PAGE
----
Work environments for health care providers in acute care hospitals have become increasingly demanding due to the impact of economic constraints, the rapid advancement of treatment modalities, and value systems changes among clients, as well as among heath care providers. In Japan, health care industries also face severe economic constraints. Because Japan has socialized medicine, the government controls reimbursements. Due to the dramatic growth in health care expenditures, the Japanese government has imposed regulations that reward shorter lengths of hospital stays with higher reimbursement. As a result, only patients whose conditions are critical and require complicated nursing care are now hospitalized. Consequently, the acuity levels of patients have increased every year. Under such conditions, administrators are charged with keeping the organization financially solvent so that they can remain in business, while continuing to improve the quality of their services. Although systems research in health care settings has received considerable attention in North American countries, there has been little research in this area in Japan, where systematic leadership training for nurse managers is also still in a developmental stage. Research on organizational effectiveness has shown positive correlations between managers’ leadership styles and employees’ psychological wellbeing or selfefficacy.
The purposes of this study were: (1) to test Laschinger’s Work Empowerment Theory with incorporation of leadership behaviors in acute care hospitals in Japan, and (2) to investigate how leadership behaviors might mitigate burnout and empower staff nurses working in acute care hospitals in Japan. It was expected that employees who perceived a high level of Structural Empowerment would demonstrate high Psychological Empowerment and low burnout level. If employees perceived high leadership behaviors in their immediate supervisors, their Psychological Empowerment was expected to be higher and their burnout level was expected to be lower.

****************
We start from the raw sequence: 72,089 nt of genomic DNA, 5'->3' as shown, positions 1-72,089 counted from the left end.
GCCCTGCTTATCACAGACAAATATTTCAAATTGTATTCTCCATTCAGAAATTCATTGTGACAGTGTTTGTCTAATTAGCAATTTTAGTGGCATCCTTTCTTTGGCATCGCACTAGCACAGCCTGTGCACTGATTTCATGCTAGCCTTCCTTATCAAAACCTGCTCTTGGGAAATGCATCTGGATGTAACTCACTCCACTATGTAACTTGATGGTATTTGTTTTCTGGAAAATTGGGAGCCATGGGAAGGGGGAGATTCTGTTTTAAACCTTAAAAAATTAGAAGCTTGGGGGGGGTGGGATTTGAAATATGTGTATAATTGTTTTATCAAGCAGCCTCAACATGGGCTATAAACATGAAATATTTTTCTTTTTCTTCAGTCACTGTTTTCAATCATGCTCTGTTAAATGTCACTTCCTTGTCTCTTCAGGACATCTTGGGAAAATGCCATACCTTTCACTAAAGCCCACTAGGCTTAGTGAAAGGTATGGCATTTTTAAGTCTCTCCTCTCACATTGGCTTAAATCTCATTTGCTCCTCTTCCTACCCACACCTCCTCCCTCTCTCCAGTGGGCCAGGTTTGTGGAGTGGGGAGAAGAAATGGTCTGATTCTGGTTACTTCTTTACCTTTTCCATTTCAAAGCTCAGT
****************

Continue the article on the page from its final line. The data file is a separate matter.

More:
The following four instruments were used: (1) Conditions of Work Effectiveness Questionnaire II (CWEQII); (2) Psychological Empowerment Scale; (3) Nurse Manager’s Action Scale; and (4) Maslach Burnout Inventory. The questionnaire was distributed to 1,377 staff nurses working on 50 inpatient care units in two acute care hospitals in Japan. Participant response rates for all units were equal or greater than 50%. Psychometric evaluation of the instruments was performed. Construct validity and reliability were established for all instruments at the individual level. At the group level, construct validity and reliability for two instruments (Structural Empowerment and Nurse Manger’s Action Scale) were confirmed, but not for two others (Psychological Empowerment and Maslach Burnout Inventory). Results suggested that the Work Empowerment Theory also fits Japanese nurses, but there was little effect of leadership behaviors on staff nurses’ perceived empowerment. A group level analysis indicated that leadership behaviors did not influence Psychological Empowerment or Burnout, but influenced Structural Empowerment.
Nurse managers’ leadership behaviors were shown to relate directly to staff nurses’ perceptions of Structural Empowerment. The hypothesized model in which nurse manager’s leadership behaviors directly related to Psychological Empowerment and Burnout was not supported.
|Advisor:||Effken, Judith A.|
|Commitee:||Reed, Pamela, Verran, Joyce A., Vincent, Deborah|
|School:||The University of Arizona|
|School Location:||United States -- Arizona|
|Source:||DAI-B 70/06, Dissertation Abstracts International|
|Keywords:||Burnout, Japanese nurses, Leadership behaviors, Psychological empowerment, Structural empowerment, Work empowerment|
Copyright in each Dissertation and Thesis is retained by the author. All Rights Reserved
The supplemental file or files you are about to download were provided to ProQuest by the author as part of a
dissertation or thesis. The supplemental files are provided "AS IS" without warranty. ProQuest is not responsible for the
content, format or impact on the supplemental file(s) on our system. in some cases, the file type may be unknown or
may be a .exe file. We recommend caution as you open such files.
Copyright of the original materials contained in the supplemental file is retained by the author and your access to the
supplemental files is subject to the ProQuest Terms and Conditions of use.
Depending on the size of the file(s) you are downloading, the system may take some time to download them. Please be